Doctor Blogger

As reported in the New York Times , and in what must surely be a rare occurrence in the field of medicine, a doctor in Virginia has actually walked away from his lucrative medical career in order to be a full time blogger. Which just goes to show you that blogging has come a long way since its humble beginnings.

Keep in mind, however, that Dr. Arnold Kim is not your ordinary, everyday blogger, but is the creator of the uber-popular MacRumors site, which attracts more than 4.4 million people and generates upwards of 40 million page views per month. If that’s not enough, Dr. Kim claims that the site has been much neglected and has a lot of room to grow.

Beginning as a hobby during medical school, MacRumors was created in 2000, long before the word “blog” had even entered the lexicon of the computer literate. His background in computer science endowed him with the programming skills to create his website and build MacRumors into what it is today: the hottest gossip site for the much secretive world of Macintosh products.

Because of the clandestine nature of Apple Computer world, consumers are hungry for news about new products and technology, especially ones that are still in development. Mr. Kim has managed to fill that demand by creating a forum where gossip and rumors are traded online. His expertise as well his intuition give him a leg up in sifting through the information and determining what is fact and what is fantasy.

According to the blog 24/7 Wall St. , MacRumors was ranked second only to on the list of the most important blogs, beating out such notable blogsites as the Huffington Post and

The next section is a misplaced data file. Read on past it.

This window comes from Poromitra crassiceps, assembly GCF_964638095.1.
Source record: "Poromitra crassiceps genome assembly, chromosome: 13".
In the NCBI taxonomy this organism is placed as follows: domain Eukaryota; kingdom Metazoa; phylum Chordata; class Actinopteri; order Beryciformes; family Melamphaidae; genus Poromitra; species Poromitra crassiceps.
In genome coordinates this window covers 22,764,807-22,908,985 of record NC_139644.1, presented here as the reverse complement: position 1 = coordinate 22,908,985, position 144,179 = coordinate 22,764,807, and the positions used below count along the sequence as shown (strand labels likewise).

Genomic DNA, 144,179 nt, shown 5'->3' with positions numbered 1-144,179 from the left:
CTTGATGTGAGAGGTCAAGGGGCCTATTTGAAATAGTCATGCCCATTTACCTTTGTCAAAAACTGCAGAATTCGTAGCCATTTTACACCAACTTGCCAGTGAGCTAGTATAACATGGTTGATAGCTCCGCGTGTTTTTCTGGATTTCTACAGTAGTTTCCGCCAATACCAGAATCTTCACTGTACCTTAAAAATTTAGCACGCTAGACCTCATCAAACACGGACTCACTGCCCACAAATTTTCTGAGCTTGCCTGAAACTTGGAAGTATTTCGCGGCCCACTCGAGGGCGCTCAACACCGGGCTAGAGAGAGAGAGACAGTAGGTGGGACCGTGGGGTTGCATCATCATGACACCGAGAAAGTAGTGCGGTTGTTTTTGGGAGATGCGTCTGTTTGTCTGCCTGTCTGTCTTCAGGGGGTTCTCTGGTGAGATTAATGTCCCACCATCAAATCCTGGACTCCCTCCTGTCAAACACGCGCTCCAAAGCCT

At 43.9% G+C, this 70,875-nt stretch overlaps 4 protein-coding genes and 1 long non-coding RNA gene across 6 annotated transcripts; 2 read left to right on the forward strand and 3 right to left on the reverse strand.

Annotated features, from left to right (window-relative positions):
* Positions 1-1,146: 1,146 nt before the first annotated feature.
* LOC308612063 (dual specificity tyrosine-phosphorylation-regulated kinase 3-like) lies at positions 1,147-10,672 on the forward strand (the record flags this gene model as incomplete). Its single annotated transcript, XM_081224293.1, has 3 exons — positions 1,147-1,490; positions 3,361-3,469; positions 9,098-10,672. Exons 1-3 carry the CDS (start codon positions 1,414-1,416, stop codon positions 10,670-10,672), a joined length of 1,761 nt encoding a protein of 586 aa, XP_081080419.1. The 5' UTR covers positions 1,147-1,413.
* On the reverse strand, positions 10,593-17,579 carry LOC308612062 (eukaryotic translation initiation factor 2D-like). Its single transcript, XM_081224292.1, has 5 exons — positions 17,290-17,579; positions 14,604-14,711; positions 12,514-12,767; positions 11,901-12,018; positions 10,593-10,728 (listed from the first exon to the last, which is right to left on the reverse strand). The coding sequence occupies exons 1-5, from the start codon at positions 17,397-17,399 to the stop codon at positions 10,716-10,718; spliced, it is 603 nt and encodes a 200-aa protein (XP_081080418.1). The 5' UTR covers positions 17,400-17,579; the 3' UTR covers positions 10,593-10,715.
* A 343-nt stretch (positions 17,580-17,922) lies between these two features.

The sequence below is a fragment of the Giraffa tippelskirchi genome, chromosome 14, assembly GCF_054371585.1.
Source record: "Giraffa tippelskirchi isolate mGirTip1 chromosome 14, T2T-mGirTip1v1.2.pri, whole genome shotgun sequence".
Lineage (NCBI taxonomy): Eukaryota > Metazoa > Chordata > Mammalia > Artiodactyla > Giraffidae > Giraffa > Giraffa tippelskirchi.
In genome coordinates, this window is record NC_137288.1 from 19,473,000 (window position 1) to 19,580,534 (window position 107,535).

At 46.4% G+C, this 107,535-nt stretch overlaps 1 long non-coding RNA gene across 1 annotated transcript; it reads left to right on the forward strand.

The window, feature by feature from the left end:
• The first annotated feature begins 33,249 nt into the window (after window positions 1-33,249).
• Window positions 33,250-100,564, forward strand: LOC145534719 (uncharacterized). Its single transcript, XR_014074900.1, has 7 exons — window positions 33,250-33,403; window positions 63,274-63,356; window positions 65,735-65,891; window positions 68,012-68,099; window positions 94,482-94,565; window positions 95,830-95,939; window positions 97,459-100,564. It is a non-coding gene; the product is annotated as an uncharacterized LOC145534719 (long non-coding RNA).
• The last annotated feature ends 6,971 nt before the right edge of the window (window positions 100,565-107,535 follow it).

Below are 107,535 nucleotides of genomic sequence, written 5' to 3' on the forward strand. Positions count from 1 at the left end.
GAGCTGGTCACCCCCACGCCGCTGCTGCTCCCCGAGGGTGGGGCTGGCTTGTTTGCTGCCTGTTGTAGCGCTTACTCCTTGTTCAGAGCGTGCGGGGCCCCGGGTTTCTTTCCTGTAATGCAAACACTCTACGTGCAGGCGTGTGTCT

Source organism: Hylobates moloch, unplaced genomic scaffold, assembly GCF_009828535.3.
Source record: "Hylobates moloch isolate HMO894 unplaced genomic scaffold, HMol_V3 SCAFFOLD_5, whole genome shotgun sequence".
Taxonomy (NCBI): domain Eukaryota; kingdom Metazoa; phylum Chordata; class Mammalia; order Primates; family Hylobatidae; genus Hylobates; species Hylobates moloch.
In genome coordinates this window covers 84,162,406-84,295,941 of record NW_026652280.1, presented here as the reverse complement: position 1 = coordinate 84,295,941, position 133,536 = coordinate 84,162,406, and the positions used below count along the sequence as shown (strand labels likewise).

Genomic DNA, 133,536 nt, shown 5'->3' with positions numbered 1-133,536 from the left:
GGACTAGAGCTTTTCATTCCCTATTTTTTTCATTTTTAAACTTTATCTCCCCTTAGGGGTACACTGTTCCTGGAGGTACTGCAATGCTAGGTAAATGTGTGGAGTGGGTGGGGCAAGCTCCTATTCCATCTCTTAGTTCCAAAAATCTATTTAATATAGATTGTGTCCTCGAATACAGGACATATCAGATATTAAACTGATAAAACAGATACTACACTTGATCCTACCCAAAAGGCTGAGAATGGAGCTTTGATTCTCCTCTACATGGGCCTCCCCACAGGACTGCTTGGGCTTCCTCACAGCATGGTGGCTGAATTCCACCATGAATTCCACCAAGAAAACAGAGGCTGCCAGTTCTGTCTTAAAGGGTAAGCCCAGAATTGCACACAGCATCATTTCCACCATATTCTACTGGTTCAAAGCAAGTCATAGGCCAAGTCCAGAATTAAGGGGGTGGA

To get some perspective, two other tech-blogsites that made the list, PaidContent and Ars Technica, were just recently sold for sums of over $25 million. It’s been reported that Ars Technica gets about 3 million people per month, and PaidContent, with it’s associated sites, gets about half a million. With MacRumors falling comfortable in between, it stands to reason that it is a valuable site, indeed.

When asked about how he generated income, he said it boils down to the mantra of every aspiring professional blogger out there: generating traffic. And generate traffic he does. Along with text advertising, banner ads, and commissions on product sales, his income has reached the six figures level, which made walking away from the lucrative field of medicine that much more plausible, and with the blessing of his father (a physician as well) to boot.

And while bloggers like myself have yet to start pulling in the big bucks like Dr. Kim, stories like this only inspire us to keep the faith and stay the course in our blogging.

In the meantime, I’ll keep my day job, which for the record, is not as a physician.

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Guest's picture

What inspires me about stories like this is not the big payday that apparently awaits Dr. Kim, but the validation that his success provides so many other bloggers.
Targeting niche content, especially if based on a personal interest like Dr. Kim has, is a great way to explore your own passions and also build a business.
Even if you don't grow to the multi-million page view (or dollar) level, blogging is a great hobby and potential business that anyone can start today.

Myscha Theriault's picture

This really is uplifting. Thanks for sharing the piece.

Fred Lee's picture

Thanks, guys. I have to admit, even though I've yet to make a penny blogging, I enjoy it immensely. I love the community and the camaraderie, and to see that people are making a nice living doing it only inspires me more. It can be fun and rewarding, even if you don't generate monster amounts traffic like Myscha or Paul or Phil.

Guest's picture

Here we have a doctor that has 4 years of college, 4 years of medical school, 2 or more years of residency, and at least 150 thousand dollars in school loans, and drops this to write a blog. And you guys think that this is uplifting?

Guest's picture

I would think that being a full-time blogger (while not stress free by any stretch of the imagination!) would be less stressful than being a doctor. No one's life is in your hands *grin*